Department of Communication Studies
The Masters in Communication provides a totally online program whose goals are to prepare its recipients for further graduate study toward a Ph.D. or to enhance career or financial opportunities. The program's general focus is interpersonal communication, with faculty being nationally recognized for their scholarship and teaching. Communication Studies is the modern heir to one of the world’s oldest disciplines, connecting thought and language and advancing careers regardless of field.
Terry M. Thibodeaux
The mission of the Department of Communication Studies is to provide students with understanding and competency related to human communication as it occurs in a variety of settings and contexts. In the process, faculty are devoted to developing their expertise to the highest level possible and to developing the potential of students to obtain the knowledge and skills they need to live fulfilled and productive lives.
Suite 410 College of Humanities and Social Sciences Building (CHSS)
Graduate Director: Dr. Frances Brandau, 936-294-4668
- Graduate assistantships are available on a competitive basis.
- Graduates have gone on to Ph.D. programs at elite universities.
- Faculty provide collaboration opportunities for publication.
- Travel support available for graduate students for professional conference attendance/presentations.
COMS 5331. Comm Studies Methods & Resrch. 3 Hours.
An introduction to graduate level research methods, including quantitative and qualitative approaches to data collection, analysis, and interpretation. Students will learn to develop individual research proposals.
COMS 5332. Statistical Methods For Comm. 3 Hours.
This course focuses upon various statistical techniques used in communication research, including univariate and bivariate techniques, hypothesis testing for single and multiple samples, as well as methods used to investigate relationships between two or more variables such as ANOVA, ANCOVA, and multiple regression analysis. Lectures, assigned readings and projects are used to describe and illustrate advanced literature on the logic, interpretation, and assumptions of each statistical model. Emphasis is placed upon understanding of the techniques and their assumptions as well as applications. Research activities based on the use of statistical techniques are included in the course.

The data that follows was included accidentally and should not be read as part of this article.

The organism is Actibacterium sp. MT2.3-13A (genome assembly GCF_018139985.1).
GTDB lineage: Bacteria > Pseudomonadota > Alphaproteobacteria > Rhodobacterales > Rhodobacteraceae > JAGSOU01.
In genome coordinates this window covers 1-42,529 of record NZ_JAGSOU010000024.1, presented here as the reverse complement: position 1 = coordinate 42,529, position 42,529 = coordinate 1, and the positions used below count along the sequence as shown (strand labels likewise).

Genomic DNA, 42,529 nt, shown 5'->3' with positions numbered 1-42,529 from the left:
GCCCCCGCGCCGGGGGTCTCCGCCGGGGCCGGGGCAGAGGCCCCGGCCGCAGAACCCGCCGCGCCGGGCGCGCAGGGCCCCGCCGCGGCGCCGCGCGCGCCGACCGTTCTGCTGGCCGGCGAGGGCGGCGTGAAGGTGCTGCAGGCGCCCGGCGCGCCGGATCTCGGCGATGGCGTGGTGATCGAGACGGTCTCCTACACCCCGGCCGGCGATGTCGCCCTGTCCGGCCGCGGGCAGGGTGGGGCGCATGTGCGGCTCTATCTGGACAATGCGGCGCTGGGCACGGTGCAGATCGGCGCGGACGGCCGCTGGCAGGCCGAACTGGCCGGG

COMS 5333. Qualitative Comm Research. 3 Hours.
Students in this course examine qualitative communication research methods and designs. The focus of this course is on the identification and creation of communication research problems, the development of designs, data collection, and analysis procedures to address those problems.
Prerequisite: Graduate standing.
COMS 5335. Advanced Communication Theory. 3 Hours.
(Prior SH course id: COM 535); This course is designed to help students understand and evaluate communciation theory from varied empirical and critical perspectives. Students will learn the process of theory building in order to evaluate existing theories.
COMS 5350. Computer Mediated Comm. 3 Hours.